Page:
ST. PETERSBURG — In a victory for business leaders, voters won't consider development restrictions along the waterfront when they go to the polls this November.
The city's Charter Review Commission on Tuesday rejected proposed ballot measures that would have prohibited the construction of convention centers, museums, theaters, professional sports facilities, parking garages and office buildings on downtown waterfront parks and on the approach to the city's Pier without voter approval.
The nine-member volunteer commission sided with the St. Petersburg Area Chamber of Commerce, which opposed the restrictions. Several business leaders talked about the negative implications of the measures during a public hearing Monday.
Last month, the commission nixed a proposal that would have required voter approval of public projects that cost more than $100 million.
"The chamber got its voice back," said Chris Steinocher, the chamber's president and chief executive. "We're focused on the economy, on getting this area going again, and this issue really organized everyone."
Steinocher said the ballot measures went too far. The limitations would have scared developers from investing in projects because they wouldn't have the certainty of knowing how voters would decide their projects, he said.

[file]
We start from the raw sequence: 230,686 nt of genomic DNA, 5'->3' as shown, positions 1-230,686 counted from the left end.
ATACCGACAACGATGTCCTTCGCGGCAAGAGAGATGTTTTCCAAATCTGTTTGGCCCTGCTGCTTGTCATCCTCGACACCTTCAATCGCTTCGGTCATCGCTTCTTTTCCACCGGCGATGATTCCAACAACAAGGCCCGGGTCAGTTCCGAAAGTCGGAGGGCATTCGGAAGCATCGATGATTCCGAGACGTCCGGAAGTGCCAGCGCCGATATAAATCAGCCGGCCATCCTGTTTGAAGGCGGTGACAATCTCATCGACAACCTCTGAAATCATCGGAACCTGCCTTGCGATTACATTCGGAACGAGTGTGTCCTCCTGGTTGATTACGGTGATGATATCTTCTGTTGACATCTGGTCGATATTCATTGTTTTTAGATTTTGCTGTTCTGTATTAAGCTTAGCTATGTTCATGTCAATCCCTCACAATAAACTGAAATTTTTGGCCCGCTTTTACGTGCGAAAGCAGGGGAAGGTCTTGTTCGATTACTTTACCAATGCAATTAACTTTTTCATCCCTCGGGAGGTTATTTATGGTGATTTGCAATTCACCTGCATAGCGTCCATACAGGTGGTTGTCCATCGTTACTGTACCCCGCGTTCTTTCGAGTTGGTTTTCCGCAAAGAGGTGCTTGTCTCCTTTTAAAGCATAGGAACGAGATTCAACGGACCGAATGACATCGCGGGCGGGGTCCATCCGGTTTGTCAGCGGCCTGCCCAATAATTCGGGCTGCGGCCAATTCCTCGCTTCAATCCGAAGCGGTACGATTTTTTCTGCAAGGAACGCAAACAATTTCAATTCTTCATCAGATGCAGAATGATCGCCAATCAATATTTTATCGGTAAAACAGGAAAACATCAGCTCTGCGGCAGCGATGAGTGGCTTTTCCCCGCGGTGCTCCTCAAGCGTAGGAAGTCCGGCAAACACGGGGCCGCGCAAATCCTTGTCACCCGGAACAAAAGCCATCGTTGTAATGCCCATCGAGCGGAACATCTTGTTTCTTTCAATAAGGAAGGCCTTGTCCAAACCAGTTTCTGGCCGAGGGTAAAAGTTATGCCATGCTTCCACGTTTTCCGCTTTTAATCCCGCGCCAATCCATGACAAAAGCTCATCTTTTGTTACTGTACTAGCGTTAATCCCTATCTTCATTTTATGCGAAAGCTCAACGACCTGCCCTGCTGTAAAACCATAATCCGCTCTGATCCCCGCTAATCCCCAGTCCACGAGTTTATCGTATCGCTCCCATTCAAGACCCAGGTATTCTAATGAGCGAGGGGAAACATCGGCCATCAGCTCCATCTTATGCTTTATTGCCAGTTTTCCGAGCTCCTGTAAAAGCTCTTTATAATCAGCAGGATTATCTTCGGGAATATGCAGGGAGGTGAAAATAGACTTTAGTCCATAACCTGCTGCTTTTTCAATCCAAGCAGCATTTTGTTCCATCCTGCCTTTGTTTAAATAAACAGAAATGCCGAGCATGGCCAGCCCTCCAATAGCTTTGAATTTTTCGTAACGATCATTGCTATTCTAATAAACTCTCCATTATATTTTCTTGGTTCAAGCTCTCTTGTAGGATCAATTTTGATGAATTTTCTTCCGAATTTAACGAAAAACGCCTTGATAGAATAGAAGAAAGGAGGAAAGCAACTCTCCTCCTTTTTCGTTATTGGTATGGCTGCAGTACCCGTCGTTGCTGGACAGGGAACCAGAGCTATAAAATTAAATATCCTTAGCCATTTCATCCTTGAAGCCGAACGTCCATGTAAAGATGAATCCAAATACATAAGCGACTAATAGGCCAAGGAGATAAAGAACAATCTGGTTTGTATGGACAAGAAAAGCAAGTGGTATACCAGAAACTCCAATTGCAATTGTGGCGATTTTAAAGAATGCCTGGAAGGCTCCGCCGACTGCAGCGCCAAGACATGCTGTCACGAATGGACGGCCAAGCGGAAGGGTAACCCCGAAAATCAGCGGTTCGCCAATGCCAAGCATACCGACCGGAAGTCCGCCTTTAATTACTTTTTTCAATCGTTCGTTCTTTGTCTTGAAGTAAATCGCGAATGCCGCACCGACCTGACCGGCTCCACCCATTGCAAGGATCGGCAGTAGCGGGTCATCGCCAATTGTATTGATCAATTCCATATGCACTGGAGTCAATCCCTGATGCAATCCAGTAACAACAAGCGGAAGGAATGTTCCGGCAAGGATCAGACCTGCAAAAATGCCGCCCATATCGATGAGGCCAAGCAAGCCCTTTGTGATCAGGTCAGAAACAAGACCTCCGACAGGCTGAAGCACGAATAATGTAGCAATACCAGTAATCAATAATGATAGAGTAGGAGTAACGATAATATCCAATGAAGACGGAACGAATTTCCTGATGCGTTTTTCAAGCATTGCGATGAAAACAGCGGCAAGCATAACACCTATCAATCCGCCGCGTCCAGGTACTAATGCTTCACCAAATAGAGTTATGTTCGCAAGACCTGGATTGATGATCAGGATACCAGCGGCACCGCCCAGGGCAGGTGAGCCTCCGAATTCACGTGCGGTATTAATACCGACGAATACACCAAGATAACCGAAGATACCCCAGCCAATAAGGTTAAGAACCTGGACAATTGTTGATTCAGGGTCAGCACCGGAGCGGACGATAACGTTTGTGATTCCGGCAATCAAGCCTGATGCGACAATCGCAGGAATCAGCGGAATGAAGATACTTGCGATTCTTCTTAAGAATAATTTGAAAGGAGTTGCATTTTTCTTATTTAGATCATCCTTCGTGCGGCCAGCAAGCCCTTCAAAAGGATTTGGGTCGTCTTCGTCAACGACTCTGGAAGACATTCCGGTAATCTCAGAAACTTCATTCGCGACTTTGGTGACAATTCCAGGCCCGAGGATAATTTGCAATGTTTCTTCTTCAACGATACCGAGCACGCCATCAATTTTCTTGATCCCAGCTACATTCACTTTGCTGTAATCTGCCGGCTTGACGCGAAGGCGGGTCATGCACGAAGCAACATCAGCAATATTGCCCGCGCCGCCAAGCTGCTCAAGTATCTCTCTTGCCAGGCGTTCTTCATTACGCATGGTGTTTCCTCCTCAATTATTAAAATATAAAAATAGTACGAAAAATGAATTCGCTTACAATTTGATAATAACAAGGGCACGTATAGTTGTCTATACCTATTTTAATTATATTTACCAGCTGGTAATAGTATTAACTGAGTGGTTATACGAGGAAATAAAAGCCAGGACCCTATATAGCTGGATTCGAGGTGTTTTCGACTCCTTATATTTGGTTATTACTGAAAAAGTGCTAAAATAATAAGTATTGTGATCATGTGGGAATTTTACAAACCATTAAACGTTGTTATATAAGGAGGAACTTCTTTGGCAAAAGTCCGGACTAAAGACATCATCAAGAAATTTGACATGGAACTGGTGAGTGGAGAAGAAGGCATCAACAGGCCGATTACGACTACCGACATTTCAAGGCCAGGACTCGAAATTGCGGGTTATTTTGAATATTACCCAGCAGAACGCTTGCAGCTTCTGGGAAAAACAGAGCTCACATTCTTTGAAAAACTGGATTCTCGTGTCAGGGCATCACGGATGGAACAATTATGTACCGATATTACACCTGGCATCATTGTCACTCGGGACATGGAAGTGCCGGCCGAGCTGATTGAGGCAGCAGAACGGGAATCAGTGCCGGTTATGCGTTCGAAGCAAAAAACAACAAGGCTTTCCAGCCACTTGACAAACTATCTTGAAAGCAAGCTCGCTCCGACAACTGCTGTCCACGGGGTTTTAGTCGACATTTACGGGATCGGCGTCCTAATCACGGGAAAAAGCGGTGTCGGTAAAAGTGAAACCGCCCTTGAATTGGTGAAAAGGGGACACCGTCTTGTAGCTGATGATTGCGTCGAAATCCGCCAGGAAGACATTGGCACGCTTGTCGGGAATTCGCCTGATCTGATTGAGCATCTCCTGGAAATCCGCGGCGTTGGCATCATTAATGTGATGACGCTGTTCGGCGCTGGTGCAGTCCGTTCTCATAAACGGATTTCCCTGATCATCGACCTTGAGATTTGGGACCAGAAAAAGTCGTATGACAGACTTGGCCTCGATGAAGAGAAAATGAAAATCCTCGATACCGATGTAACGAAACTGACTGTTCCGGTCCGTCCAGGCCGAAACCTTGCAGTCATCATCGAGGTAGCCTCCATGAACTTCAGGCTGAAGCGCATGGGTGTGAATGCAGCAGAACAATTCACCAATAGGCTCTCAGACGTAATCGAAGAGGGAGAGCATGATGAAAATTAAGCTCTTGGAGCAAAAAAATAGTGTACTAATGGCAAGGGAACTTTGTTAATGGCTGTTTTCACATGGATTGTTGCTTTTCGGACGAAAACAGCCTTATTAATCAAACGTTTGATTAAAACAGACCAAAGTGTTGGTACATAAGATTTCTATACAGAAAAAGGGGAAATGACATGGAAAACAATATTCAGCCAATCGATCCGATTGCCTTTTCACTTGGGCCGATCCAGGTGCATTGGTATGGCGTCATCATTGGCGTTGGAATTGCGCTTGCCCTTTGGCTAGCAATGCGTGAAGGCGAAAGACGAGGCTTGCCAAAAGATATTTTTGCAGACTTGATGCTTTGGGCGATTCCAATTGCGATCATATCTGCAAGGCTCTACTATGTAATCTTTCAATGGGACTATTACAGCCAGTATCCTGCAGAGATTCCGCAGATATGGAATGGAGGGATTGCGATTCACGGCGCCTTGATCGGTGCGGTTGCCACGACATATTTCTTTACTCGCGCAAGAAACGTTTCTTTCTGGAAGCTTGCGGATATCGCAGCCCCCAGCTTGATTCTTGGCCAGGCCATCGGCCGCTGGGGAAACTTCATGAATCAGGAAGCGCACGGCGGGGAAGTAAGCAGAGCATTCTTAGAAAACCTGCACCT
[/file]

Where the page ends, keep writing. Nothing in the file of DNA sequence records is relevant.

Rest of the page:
Others argued that extra protections are needed.
"This is disappointing to say the least," said Hal Freedman, a resident who opposed the Tampa Bay Rays efforts to build a waterfront stadium. "Business has hijacked the process in preventing the people from voting."
Yet even Darden Rice, who had supported the restrictions, said she was satisfied with Tuesday's meeting because another proposed amendment, this one requiring a waterfront master plan, was tentatively approved. It requires the City Council to review the plan every seven years. The plan would establish criteria for waterfront development.
The board must approve it at a final meeting on July 26 for it to be put on the ballot.
"I'm not unhappy because of the decision (to approve the master plan)," Rice said. "That will be the catalyst in making the city implement a visionary plan for the waterfront. It's a good compromise."